A crowd had gathered around the crossroads outside of town to watch Johnny the Fiddler be hanged.
John O’Halloran had been declared a traitor to the crown and ordered to be hanged on sight. Strangely, it was only the King’s Guards Who’d seen John O’Halloran when the rest of the crowd had been seeing Johnny the Fiddler.
There was some confusion about why Johnny was a traitor but he admitted who he was cheerfully and barely fought as he was arrested. He dropped his fiddle as he was captured and someone in the audience grabbed it before it could be trampled. The gallows wasn’t prepared but the Guards had come with a rope and there was a likely looking tree not too far out of town that they had decided could be used for the purpose.
In addition to binding his hands, the Guards had also covered his mouth. When they’d been sent to arrest John O’Halloran, they’d been warned that he was not to be allowed to speak. A twinkle appeared in his eye as they told him he was to be hanged without trial and without a last speech, as his kind were want to give.
The crowd followed the Guards to see Johnny hanged. If they weren’t going to see a fiddler play, it would be just as entertaining to see a traitor hanged. As the Guards prepared the rope, someone in the crowd got the idea that it would be a fine thing to see both.
“Let’s have a last song,” someone shouted from the crowd. “If you’re going to kill our fiddler, let him fiddle to the end.”
“He’s to be hanged without delay and without any kind of speech giving,” the officer in charge of the Guards answered. “He dropped his fiddle anyway. Seems if he was any kind of musician, he’d have more care for his instruments.”
“A song’s not a speech,” another voice said.
“I’ve got his fiddle here,” said another and the fiddle was passed forward through the crowd to be handed to the Guard.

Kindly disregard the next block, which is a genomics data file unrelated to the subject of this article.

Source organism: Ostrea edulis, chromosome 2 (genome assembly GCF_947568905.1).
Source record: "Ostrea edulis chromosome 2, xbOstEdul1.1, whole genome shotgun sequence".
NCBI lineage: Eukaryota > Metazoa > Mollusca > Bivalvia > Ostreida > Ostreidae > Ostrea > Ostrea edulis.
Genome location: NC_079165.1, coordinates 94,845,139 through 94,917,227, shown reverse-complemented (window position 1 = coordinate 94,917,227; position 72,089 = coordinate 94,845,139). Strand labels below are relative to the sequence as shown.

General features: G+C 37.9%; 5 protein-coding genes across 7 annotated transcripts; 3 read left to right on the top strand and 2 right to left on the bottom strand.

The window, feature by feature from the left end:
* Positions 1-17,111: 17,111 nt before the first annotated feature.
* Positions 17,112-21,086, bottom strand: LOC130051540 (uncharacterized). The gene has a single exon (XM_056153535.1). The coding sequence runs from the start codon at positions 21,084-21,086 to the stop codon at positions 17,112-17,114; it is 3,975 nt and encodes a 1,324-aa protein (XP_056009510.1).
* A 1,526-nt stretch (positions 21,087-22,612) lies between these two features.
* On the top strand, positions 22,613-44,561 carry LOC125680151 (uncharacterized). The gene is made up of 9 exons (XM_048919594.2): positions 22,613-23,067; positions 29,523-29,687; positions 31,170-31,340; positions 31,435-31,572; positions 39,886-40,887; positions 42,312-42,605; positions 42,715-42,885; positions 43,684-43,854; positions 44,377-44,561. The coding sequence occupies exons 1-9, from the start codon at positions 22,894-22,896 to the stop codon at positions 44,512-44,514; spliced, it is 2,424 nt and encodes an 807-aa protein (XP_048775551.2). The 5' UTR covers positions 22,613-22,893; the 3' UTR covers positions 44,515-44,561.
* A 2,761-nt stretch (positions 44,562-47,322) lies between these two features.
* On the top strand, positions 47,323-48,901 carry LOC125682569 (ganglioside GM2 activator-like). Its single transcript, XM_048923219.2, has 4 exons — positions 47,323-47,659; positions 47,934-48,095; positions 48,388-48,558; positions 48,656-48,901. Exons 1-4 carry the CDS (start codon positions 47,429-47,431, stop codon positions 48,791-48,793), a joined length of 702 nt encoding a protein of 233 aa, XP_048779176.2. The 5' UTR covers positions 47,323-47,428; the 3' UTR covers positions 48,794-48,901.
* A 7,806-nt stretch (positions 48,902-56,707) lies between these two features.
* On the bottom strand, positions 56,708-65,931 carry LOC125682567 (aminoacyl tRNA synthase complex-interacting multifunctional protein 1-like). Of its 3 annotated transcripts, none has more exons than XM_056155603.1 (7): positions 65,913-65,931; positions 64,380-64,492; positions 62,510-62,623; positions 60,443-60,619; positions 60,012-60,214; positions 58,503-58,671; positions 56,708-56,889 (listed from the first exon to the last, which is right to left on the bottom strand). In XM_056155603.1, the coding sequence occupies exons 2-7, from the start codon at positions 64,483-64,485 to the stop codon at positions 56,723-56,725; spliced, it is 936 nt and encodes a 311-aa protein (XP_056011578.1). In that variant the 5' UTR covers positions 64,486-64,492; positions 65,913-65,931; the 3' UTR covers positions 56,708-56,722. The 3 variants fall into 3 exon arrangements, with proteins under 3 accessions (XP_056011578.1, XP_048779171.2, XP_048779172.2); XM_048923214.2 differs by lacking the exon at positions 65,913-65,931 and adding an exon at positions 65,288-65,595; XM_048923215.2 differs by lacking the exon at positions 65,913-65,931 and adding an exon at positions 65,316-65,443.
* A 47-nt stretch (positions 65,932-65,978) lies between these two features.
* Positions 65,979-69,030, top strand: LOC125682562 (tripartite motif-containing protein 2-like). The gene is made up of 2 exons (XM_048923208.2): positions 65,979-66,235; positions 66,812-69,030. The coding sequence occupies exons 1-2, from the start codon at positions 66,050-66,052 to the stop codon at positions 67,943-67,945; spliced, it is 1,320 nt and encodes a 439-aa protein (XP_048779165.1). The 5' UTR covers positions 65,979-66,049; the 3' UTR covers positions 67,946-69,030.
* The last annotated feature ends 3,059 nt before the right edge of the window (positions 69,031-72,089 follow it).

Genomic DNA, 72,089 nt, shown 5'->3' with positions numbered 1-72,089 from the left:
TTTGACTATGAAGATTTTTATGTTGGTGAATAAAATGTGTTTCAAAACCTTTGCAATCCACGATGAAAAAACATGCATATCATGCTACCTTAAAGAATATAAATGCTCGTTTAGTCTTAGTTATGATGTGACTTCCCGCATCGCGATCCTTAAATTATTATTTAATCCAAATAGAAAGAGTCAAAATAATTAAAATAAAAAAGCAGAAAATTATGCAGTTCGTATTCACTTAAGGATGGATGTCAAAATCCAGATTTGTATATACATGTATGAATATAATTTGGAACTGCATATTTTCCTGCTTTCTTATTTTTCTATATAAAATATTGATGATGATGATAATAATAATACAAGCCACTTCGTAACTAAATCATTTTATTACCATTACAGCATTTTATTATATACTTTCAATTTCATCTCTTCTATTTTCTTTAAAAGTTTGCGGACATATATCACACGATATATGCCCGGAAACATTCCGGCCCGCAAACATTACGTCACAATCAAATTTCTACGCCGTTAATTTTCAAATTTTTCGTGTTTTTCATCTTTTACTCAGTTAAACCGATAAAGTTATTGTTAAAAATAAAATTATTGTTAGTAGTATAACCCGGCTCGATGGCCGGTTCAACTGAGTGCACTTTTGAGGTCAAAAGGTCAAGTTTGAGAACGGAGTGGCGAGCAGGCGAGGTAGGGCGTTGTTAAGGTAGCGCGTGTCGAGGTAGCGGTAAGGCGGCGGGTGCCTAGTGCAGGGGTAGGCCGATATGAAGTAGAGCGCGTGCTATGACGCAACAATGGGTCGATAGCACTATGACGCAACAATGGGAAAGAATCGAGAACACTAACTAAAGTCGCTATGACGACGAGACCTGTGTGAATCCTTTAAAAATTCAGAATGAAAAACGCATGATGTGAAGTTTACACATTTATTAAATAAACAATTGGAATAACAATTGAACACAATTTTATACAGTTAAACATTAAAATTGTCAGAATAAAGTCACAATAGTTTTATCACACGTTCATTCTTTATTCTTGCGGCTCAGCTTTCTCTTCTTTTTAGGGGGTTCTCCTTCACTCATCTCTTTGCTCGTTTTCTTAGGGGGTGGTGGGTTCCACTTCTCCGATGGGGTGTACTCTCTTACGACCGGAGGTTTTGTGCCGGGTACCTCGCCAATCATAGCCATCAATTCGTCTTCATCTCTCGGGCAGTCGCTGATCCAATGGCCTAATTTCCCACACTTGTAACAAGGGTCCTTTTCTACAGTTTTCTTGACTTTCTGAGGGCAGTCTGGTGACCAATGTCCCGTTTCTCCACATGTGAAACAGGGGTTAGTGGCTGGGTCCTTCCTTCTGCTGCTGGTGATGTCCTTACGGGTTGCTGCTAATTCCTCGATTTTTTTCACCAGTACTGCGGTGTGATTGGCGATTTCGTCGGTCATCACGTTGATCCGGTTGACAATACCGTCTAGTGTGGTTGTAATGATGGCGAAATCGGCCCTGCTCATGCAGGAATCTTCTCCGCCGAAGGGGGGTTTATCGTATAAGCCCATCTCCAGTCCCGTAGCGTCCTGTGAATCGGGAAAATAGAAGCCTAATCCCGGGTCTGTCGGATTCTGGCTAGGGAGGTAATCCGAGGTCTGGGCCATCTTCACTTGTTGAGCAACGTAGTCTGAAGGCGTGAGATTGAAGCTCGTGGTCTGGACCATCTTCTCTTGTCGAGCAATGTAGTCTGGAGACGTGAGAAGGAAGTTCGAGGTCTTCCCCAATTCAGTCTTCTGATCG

“One last song isn’t so bad, while we’re tying the rope,” one of the younger Guards said.
The officer took the fiddle from the crowd and walked it over to Johnny. He drew his sword before he ordered the prisoners hands released. “Play,” the officer said, holding his sword on Johnny. “And make it good.”
Johnny took the fiddle and played a few notes then turned it over and looked at the back. His face fell slightly and he loosened the gag to address the crowd. “Ah, she’s cracked, she has, and my music has cracked with her. I don’t think she’ll play a jolly tune but maybe I can coax her into a lament for a lad who loved his country and his queen too well.”
He put the bow to the strings and began to play. The crowd watched as Johnny the Fiddler played his last and more than one eye shed a tear. The Guards slowed their work with the rope as they listened to a lament without words.
There’s long been the belief that music held a power that was almost like magic, and the people watching Johnny play felt it that day. The music of the lament shimmered in the air and time seemed to stop, as though the universe itself was paying homage to the fiddler who was dying through his music. Johnny could feel it, could feel as the world was slowly coming to a stop, and played his heart out through his music. Tears streamed down every face in the crowd, including the Guards who had stopped to listen.
As he came to the end, he could feel the moment that everything stopped. He smashed his fiddle to the ground and ran. When the people watching him realized he was gone, he was far down the road, and on his way to safety.
Officially, John O’Halloran was hanged at the crossroads, his body burned and his ashes scattered to the winds. Unofficially, Johnny O’Halloran was spirited away by the elves, drawn to the crossroads by his beautiful music.
The only person who remembers the song Johnny played is the court musician, who was taken on after a private audience with the queen, and is known as The Rabbit.
I hope everybody enjoyed today’s story and I apologize for how long it took me to get up. This time last week I was volunteering at the Colorado Irish Festival, which is great fun and has a lot of great music. Of course, it inspired a lot of stories, too, which I hope to get up over the next several weeks. If you enjoyed today’s story, please feel free to drop a tip in the tip jar or pick up a copy of Flash of Fire.